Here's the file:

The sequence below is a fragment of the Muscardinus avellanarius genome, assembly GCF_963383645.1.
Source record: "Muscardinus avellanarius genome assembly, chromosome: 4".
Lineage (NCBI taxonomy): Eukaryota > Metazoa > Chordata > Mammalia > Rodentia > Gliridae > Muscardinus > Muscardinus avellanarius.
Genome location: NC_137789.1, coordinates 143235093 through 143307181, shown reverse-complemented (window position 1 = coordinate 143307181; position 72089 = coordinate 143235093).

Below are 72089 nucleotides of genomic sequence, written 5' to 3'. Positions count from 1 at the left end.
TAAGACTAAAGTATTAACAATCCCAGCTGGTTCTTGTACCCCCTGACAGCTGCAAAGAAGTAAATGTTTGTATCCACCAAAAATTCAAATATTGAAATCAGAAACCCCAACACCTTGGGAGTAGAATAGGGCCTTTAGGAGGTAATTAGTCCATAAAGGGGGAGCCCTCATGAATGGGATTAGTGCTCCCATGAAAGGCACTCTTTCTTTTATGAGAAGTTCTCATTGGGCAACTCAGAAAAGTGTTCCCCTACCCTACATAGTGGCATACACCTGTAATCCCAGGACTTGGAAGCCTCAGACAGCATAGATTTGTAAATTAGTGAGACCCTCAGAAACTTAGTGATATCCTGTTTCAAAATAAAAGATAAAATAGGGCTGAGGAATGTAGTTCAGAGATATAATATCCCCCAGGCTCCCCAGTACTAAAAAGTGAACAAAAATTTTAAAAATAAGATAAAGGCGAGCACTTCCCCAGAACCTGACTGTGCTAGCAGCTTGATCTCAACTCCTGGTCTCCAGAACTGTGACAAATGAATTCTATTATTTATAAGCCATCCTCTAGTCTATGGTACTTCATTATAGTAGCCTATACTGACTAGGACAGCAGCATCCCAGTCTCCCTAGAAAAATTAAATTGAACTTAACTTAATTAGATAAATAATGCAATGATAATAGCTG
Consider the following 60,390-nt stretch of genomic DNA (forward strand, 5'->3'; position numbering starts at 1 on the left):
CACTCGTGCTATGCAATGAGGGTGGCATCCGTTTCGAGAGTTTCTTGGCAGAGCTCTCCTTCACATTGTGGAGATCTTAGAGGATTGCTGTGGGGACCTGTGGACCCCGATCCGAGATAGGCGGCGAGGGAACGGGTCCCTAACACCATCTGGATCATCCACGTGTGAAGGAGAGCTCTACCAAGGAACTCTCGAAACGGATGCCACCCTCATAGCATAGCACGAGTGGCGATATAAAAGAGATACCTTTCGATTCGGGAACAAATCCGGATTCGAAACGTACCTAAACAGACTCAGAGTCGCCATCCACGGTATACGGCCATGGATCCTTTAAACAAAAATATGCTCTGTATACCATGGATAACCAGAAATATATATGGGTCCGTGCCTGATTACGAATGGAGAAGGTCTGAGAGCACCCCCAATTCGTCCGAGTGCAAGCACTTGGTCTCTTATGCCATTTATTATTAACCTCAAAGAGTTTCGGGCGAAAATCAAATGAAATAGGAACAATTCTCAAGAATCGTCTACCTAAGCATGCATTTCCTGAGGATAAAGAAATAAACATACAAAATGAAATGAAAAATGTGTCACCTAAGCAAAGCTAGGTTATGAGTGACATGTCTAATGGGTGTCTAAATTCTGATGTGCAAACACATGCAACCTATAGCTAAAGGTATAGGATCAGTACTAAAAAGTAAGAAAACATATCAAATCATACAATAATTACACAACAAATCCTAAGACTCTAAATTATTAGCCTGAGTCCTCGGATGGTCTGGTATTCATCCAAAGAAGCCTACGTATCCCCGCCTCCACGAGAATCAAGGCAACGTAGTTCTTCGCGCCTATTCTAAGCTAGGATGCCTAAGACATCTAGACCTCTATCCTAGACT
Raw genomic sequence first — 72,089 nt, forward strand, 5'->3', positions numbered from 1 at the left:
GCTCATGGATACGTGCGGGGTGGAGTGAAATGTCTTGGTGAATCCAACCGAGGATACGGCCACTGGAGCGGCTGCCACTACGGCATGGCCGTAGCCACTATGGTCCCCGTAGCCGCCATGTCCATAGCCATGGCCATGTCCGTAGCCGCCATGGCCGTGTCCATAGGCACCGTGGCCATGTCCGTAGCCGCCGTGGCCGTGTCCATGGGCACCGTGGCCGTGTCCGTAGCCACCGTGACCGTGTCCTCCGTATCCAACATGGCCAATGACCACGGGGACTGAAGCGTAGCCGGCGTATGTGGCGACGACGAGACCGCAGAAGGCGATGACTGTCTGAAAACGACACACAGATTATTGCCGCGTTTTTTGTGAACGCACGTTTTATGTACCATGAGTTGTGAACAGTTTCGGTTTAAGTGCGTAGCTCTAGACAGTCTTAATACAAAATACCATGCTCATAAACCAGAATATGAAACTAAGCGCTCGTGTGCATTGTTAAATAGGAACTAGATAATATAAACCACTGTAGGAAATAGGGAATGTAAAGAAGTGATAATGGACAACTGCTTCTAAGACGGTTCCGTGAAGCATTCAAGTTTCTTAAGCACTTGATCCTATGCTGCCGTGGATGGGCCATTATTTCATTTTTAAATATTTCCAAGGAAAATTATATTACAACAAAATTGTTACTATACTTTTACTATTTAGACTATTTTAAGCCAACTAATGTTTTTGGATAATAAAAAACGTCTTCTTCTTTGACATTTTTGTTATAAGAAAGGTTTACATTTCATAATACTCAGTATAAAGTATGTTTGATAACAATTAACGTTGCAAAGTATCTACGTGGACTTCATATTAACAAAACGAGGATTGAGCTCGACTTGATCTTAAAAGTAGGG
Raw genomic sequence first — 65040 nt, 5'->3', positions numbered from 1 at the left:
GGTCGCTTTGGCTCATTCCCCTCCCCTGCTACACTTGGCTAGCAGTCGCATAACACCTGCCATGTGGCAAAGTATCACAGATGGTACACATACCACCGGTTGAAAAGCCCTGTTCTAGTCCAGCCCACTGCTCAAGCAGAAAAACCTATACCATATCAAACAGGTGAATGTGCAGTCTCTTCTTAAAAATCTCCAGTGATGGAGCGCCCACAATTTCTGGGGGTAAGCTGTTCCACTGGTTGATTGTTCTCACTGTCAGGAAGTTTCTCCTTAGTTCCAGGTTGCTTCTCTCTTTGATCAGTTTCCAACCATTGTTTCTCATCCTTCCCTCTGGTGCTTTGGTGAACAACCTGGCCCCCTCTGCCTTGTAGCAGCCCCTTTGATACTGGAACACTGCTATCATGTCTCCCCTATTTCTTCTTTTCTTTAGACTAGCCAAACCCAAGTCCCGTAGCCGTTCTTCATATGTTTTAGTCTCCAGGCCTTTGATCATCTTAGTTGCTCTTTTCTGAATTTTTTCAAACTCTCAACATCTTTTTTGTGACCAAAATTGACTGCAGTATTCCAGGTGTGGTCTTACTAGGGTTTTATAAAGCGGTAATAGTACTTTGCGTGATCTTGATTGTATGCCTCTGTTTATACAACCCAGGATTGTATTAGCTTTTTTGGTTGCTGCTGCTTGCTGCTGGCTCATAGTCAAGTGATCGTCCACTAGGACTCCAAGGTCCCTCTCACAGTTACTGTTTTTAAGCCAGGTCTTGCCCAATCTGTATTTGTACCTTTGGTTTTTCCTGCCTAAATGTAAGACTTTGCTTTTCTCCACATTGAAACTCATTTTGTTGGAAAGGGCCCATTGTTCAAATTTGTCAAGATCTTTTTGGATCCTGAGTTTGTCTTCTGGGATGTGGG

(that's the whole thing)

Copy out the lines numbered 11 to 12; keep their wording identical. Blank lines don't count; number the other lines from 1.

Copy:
Raw genomic sequence first — 65040 nt, 5'->3', positions numbered from 1 at the left:
GGTCGCTTTGGCTCATTCCCCTCCCCTGCTACACTTGGCTAGCAGTCGCATAACACCTGCCATGTGGCAAAGTATCACAGATGGTACACATACCACCGGTTGAAAAGCCCTGTTCTAGTCCAGCCCACTGCTCAAGCAGAAAAACCTATACCATATCAAACAGGTGAATGTGCAGTCTCTTCTTAAAAATCTCCAGTGATGGAGCGCCCACAATTTCTGGGGGTAAGCTGTTCCACTGGTTGATTGTTCTCACTGTCAGGAAGTTTCTCCTTAGTTCCAGGTTGCTTCTCTCTTTGATCAGTTTCCAACCATTGTTTCTCATCCTTCCCTCTGGTGCTTTGGTGAACAACCTGGCCCCCTCTGCCTTGTAGCAGCCCCTTTGATACTGGAACACTGCTATCATGTCTCCCCTATTTCTTCTTTTCTTTAGACTAGCCAAACCCAAGTCCCGTAGCCGTTCTTCATATGTTTTAGTCTCCAGGCCTTTGATCATCTTAGTTGCTCTTTTCTGAATTTTTTCAAACTCTCAACATCTTTTTTGTGACCAAAATTGACTGCAGTATTCCAGGTGTGGTCTTACTAGGGTTTTATAAAGCGGTAATAGTACTTTGCGTGATCTTGATTGTATGCCTCTGTTTATACAACCCAGGATTGTATTAGCTTTTTTGGTTGCTGCTGCTTGCTGCTGGCTCATAGTCAAGTGATCGTCCACTAGGACTCCAAGGTCCCTCTCACAGTTACTGTTTTTAAGCCAGGTCTTGCCCAATCTGTATTTGTACCTTTGGTTTTTCCTGCCTAAATGTAAGACTTTGCTTTTCTCCACATTGAAACTCATTTTGTTGGAAAGGGCCCATTGTTCAAATTTGTCAAGATCTTTTTGGATCCTGAGTTTGTCTTCTGGGATGTGGG